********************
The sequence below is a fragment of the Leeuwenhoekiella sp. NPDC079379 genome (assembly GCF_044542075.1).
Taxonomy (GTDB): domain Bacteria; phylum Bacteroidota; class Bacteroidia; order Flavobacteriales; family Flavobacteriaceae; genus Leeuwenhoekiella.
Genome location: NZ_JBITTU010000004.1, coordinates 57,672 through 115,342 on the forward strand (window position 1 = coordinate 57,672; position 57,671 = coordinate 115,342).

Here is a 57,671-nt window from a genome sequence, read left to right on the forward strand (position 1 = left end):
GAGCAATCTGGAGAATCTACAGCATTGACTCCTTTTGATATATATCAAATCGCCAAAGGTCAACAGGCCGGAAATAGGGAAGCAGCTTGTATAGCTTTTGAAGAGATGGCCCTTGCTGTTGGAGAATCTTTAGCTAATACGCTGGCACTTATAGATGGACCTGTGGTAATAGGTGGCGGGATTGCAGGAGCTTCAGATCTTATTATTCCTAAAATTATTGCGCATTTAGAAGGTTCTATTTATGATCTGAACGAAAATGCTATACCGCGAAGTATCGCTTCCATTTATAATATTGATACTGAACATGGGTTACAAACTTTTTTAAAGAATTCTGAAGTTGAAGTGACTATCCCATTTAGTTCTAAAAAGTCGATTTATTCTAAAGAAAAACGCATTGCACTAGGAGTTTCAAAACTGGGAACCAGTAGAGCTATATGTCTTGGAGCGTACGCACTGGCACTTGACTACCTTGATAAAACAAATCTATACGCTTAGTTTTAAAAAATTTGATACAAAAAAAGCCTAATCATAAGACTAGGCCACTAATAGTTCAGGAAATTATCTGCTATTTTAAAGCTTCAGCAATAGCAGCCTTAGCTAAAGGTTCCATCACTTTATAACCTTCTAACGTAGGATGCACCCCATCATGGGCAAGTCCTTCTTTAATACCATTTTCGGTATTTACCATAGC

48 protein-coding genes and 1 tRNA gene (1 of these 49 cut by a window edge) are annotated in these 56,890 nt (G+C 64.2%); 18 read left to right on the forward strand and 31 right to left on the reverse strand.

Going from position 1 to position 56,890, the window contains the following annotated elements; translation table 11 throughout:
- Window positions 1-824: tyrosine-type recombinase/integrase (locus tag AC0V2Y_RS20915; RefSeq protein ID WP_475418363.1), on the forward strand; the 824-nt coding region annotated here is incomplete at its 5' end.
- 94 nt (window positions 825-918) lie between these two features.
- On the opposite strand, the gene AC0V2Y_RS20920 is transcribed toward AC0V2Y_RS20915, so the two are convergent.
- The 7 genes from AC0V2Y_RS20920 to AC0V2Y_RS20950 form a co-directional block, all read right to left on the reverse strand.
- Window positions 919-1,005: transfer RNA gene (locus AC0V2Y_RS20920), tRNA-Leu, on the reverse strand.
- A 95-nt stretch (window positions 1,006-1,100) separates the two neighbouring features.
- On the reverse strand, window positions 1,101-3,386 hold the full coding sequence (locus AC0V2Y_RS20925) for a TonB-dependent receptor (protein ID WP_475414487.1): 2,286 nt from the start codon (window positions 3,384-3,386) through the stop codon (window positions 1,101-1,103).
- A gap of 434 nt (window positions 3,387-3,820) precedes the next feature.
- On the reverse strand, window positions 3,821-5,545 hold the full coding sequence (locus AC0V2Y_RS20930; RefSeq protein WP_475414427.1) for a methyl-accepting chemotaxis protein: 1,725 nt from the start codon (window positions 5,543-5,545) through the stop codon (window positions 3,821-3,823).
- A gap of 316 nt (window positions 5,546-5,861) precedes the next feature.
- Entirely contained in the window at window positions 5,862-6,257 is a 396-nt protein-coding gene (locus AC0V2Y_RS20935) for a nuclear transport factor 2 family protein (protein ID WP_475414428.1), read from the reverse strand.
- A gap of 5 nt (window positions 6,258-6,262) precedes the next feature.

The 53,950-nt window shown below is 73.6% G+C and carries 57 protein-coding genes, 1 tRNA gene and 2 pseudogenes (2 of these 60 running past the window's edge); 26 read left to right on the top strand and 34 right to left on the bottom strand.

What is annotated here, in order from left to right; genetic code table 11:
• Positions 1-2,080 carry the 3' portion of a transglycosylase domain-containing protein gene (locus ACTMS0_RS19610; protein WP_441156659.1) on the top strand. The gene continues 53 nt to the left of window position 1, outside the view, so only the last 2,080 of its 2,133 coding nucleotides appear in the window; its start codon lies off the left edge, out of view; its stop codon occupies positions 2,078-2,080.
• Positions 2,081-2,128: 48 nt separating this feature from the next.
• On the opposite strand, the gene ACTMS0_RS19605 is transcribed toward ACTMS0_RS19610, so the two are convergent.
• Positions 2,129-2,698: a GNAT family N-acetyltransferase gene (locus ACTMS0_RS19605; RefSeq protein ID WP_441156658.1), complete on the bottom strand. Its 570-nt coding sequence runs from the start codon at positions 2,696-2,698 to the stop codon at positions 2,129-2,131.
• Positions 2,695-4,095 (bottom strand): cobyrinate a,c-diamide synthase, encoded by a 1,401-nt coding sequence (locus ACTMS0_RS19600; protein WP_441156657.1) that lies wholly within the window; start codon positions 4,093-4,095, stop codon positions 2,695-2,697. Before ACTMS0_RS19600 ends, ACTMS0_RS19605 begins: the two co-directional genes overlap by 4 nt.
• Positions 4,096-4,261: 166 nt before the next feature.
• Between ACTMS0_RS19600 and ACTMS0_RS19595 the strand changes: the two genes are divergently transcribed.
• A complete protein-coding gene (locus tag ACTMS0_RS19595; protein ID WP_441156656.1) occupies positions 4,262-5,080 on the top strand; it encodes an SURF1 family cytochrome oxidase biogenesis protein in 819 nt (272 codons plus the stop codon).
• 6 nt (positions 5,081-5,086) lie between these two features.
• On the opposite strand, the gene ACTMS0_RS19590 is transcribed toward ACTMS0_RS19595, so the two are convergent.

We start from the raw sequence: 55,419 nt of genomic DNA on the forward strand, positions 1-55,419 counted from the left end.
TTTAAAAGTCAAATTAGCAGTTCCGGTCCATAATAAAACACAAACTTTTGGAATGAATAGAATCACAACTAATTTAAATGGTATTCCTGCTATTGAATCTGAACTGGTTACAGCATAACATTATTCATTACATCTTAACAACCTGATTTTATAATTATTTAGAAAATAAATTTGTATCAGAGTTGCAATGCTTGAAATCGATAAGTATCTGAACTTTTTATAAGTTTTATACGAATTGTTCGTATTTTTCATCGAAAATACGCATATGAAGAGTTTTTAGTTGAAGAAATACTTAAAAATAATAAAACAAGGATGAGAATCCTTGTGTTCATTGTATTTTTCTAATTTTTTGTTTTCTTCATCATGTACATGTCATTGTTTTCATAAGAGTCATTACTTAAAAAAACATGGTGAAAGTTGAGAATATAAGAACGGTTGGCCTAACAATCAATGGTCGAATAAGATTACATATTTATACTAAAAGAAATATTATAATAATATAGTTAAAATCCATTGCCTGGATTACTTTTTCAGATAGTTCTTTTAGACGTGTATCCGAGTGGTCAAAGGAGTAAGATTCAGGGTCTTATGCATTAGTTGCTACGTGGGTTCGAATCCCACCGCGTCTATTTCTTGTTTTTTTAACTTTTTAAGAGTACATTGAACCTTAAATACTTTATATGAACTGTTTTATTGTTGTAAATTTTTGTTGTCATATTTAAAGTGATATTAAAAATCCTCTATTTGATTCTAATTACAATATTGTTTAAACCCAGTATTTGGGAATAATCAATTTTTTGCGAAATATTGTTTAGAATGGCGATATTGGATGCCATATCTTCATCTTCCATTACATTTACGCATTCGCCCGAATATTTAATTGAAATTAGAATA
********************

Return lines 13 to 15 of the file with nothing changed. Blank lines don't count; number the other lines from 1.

- A 95-nt stretch (window positions 1,006-1,100) separates the two neighbouring features.
- On the reverse strand, window positions 1,101-3,386 hold the full coding sequence (locus AC0V2Y_RS20925) for a TonB-dependent receptor (protein ID WP_475414487.1): 2,286 nt from the start codon (window positions 3,384-3,386) through the stop codon (window positions 1,101-1,103).
- A gap of 434 nt (window positions 3,387-3,820) precedes the next feature.